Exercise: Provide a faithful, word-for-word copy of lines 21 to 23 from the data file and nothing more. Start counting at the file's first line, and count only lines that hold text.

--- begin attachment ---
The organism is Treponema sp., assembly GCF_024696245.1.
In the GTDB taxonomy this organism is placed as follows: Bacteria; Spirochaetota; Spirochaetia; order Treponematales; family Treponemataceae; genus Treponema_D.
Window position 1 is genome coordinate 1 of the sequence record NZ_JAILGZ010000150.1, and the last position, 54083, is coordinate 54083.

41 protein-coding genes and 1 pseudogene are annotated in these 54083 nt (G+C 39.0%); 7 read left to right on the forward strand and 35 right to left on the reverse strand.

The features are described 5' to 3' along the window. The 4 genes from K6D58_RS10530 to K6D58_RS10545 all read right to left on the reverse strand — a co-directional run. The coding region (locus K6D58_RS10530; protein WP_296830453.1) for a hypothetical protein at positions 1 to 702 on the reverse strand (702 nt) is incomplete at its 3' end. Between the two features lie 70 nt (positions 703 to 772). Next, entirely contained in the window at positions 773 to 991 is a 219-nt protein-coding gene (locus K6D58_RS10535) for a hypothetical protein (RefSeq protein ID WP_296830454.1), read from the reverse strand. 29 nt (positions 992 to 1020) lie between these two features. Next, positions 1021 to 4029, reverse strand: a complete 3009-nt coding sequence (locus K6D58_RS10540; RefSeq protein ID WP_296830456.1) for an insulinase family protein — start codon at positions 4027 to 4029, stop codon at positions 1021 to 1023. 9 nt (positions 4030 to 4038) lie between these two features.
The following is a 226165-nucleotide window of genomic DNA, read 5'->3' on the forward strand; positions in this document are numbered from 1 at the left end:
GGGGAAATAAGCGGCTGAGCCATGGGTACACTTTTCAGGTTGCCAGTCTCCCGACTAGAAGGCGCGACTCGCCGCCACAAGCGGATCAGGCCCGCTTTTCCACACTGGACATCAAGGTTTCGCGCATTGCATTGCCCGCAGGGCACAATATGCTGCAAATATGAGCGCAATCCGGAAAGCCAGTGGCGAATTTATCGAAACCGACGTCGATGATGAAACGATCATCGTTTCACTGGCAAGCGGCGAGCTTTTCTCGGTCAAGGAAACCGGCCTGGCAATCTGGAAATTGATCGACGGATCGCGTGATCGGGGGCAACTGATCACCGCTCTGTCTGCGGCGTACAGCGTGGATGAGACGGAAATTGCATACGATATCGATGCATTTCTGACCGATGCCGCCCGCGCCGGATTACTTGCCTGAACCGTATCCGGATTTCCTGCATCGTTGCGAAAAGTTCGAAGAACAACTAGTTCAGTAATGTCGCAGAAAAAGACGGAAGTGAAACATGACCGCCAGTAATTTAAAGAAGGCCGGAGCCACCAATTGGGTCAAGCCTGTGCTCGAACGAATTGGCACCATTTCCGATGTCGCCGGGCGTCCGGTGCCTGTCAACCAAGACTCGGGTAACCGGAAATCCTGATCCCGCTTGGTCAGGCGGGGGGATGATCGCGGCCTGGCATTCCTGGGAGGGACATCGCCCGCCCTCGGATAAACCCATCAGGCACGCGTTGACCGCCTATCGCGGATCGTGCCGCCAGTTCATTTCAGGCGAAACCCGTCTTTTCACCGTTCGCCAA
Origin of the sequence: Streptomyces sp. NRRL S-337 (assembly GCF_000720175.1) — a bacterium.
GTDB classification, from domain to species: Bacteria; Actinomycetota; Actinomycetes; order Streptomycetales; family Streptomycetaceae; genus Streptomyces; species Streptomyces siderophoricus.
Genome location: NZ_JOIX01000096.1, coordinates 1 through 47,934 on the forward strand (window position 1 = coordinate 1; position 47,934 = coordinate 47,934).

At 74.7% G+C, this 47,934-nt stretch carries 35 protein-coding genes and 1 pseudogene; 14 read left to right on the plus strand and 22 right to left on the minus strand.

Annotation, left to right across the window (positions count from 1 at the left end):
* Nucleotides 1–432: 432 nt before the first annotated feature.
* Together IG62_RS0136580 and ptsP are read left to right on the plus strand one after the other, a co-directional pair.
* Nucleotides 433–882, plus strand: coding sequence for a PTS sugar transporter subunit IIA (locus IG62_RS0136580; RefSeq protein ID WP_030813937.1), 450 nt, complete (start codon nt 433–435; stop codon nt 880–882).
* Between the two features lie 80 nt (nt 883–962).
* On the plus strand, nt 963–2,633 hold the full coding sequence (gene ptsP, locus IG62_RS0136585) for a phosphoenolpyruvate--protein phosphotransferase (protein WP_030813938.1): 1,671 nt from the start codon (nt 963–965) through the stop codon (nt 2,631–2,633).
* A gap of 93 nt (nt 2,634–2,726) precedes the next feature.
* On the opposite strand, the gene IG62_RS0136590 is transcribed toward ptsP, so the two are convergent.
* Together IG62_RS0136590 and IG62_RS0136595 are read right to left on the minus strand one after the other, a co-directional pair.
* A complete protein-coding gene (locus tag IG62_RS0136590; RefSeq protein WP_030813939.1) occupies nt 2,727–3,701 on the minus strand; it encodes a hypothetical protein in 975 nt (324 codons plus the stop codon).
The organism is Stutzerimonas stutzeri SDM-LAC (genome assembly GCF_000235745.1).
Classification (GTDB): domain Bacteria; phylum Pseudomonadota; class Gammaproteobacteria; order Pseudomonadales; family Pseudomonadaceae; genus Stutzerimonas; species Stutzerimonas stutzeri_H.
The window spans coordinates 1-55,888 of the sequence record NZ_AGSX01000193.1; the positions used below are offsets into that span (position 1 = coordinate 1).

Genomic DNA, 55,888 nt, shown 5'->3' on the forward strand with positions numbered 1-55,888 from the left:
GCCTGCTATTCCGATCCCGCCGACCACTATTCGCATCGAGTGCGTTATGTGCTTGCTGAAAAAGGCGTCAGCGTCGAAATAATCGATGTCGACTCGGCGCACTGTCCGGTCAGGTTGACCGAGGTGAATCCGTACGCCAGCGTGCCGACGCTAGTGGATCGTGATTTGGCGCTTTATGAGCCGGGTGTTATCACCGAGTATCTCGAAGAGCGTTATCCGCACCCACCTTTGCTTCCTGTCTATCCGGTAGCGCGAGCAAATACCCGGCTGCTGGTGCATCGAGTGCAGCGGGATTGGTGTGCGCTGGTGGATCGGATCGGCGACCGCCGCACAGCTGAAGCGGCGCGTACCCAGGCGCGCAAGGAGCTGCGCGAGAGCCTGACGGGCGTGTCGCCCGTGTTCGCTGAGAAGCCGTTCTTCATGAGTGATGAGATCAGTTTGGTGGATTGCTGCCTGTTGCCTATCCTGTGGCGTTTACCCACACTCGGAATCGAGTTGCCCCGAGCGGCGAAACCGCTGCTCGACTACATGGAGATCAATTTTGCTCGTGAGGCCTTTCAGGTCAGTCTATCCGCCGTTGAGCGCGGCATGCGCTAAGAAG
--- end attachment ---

* A complete protein-coding gene (locus tag IG62_RS0136590; RefSeq protein WP_030813939.1) occupies nt 2,727–3,701 on the minus strand; it encodes a hypothetical protein in 975 nt (324 codons plus the stop codon).
The organism is Stutzerimonas stutzeri SDM-LAC (genome assembly GCF_000235745.1).
Classification (GTDB): domain Bacteria; phylum Pseudomonadota; class Gammaproteobacteria; order Pseudomonadales; family Pseudomonadaceae; genus Stutzerimonas; species Stutzerimonas stutzeri_H.